Published:02 Sep 2013 8 PMUpdated:02 Sep 2013 8 PM Sakthi Vikatan
This is a four-Vedas' essence.  By Wordsmith Balakumaran

1. A long sorrowful wailing sound from somewhere emanated for the sky flying Naradar to hear. He understood it came from hell and turned towards it. He went by hell.

2. Millions of people inside hell roiled in pain and sorrow. They cried and lamented. One cry was louder than the rest. It was the cry of a Brahmin from his past earthly life, whose soul suffered pangs. Naradar, the knower of the past, the present and the future looked at the Brahmin: What sins did he commit? Where does he remain now? For how long did he have to endure this pain? Naradar knew he would live in pain for many hundreds of years.
  Author: Wordsmith Balakumaran
3. That poor sinful man paid homage to Naradar with opposed palms. Naradar said to him, "I cannot do anything for you. The evil you did will not leave you easily. Your great pain prevents you from reciting God's name. I will pray for you.'' He chanted Narayan's name and left the hell. The tortured soul looked in his direction until he was out of sight.

4. The pained soul was a Brahmin in Kanchi in his past life. Because of his past life's good deeds, he took birth in a good family and lead a prosperous life. Instead of furthering his education and associating with virtuous people, he used his meager knowledge in hurting others. He decided theft would make him rich. He became an astrologer. He thought he would use astrology to rob people and stay out of jail. He used the art of astrology to rob and plunder people.

5. The money he earned by illicit means, he spent on prostitutes and gambling. He terrorized people, ridiculed, and punished those who acted against his will.

6. For such a cruel person, a loyal wife gave birth to a son. A few years later, the profligate (Kavursanan) died of some unknown malady. Welcoming his death, the neighbors went to the temple offering thankful prayers and were joyous that the decadent Brahmin died. Not even one should felt sorry for him. His wife endured her loss with patience and did not seem to regret his passage or miss him, thinking it was mere fate. Because Kavursanan did not care about anyone, his sins accrued, he reviled, stole, injured others, and became a sufferer of severe punishment in hell. The hardships and punishments in hell multiplied a hundred-fold. He received punishment to his phantom body, of which they made sure he was aware. He received floggings and stab wounds with knives. Though he was incorporeal, he cried as if he experienced bodily pains. That made him wail louder.
7. As Naradar walked away from Kavursanan with a heavy heart, he saw his son by the riverside performing ritual for his departed father. Naradar came near the son and stood on the riverside in his direct sight. He came running and fell at his feet.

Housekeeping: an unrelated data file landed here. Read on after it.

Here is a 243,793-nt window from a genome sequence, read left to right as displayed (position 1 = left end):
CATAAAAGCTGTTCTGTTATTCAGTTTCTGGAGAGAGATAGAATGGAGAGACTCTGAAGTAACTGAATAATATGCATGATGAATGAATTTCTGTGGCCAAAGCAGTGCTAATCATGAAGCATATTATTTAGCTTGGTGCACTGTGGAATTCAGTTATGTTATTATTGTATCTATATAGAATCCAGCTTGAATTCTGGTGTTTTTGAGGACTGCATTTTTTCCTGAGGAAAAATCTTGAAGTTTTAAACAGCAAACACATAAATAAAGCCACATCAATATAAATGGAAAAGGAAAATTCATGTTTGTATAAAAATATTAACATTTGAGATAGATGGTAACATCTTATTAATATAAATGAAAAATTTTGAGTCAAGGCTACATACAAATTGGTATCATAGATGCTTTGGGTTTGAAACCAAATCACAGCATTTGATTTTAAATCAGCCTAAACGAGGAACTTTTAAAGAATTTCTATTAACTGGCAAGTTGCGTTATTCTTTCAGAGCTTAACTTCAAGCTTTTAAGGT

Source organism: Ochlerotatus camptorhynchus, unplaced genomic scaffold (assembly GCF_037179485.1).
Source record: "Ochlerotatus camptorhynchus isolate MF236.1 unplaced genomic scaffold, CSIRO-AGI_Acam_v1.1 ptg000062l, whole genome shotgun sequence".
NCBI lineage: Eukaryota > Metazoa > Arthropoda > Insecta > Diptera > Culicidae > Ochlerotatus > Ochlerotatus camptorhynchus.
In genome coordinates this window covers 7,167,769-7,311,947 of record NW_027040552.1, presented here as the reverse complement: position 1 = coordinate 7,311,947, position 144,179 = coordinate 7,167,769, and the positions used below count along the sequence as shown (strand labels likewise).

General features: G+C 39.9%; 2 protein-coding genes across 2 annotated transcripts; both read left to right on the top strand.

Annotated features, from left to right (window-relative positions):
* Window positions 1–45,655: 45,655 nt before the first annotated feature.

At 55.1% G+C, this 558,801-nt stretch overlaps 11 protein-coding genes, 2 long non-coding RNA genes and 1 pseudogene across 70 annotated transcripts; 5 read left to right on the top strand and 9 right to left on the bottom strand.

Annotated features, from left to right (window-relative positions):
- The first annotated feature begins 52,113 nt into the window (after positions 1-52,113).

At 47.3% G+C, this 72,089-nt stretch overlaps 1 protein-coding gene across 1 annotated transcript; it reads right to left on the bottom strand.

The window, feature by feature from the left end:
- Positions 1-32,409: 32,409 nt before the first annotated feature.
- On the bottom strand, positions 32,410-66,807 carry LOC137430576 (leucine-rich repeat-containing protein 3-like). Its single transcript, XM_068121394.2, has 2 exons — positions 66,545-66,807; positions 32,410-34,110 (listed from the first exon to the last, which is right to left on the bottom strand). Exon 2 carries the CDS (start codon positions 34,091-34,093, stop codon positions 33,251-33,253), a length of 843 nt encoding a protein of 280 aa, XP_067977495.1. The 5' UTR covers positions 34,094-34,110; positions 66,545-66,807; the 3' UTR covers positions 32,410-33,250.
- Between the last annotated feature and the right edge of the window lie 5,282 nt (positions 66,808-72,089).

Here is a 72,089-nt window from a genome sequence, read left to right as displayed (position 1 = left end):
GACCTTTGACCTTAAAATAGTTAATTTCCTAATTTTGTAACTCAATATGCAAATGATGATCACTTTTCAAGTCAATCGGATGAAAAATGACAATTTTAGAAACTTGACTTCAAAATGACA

8. He paid homage to Naradar, saying, "Narada! Narada!" Naradar looked at him intently with loving eyes.

9. Though he was the son of a rogue, the son was an upright person. His mother raised him well, schooled him in the right ways, and helped him live a moral life. He thought his birth's goal was to help others. He rendered help, asked, or unasked. But the townspeople reminded him of his father's evil ways.

10. He stood with opposed palms to the people, who said, "We have never seen a dishonorable person like your father. Your father usurped our property from us." He begged them to forgive his father. He always lent them his ears, though he heard an earful of complaints. He regretted to listen to his father's name bandied around in ignominious ways.

11. He bathed in the rivers, visited the temples, and performed virtuous acts, wondering whether these acts would give any help to his departed father in the other world.

12. Naradar blessed him and said, "Your father suffers greatly in hell, unmentionable in severity, which anguishes me. I went there hearing his wailing and weeping, discovered it was your father's voice, and understood his pathetic life.

13. The son said, "The blame assigned to my father by the townspeople caused me great grief. I am heartbroken to hear from you that my father suffers greatly. Please tell me who can bring relief to him. I will redeem him from hell whatever it takes. Please help me. He begged Naradar.

14. Naradar felt love and compassion for him and said, "It is not a problem. You took an auspicious birth, raised by a good mother. Your good conduct will save your father. Since your father's sins are plentiful, you must do certain things to obtain immediate remediation: Go to Tirukurralam hill, worship Kurrala Nathar, take daily dips in the Kurrala river for six months beginning from Uttarayanam (the sun's northern passage) offering worship to Siva and asking him to expunge your father's sins. At six months' end, offer a palmful of water and request that all good merits earned by six-months bathing and Siva Pujai should go to your father. Once the merit goes to your father, your father will at once receive reprieve and freedom from hell. Do it, and you will accumulate more merit." The son did what Naradar told him, and his father earned his freedom from hell.

15. When a man is alive, the good sons are of no help. For the embodied soul to be healthy, go on the correct path, have good children, and obtain a good rebirth, one should bear good children. Only good children can give such great help. Narada's greatness lies in revealing the good and the subtle path to the bearer of a son, showing the son how to rescue the father from hell and earn good merits for the son. A life of selfless service to others carries the utmost value.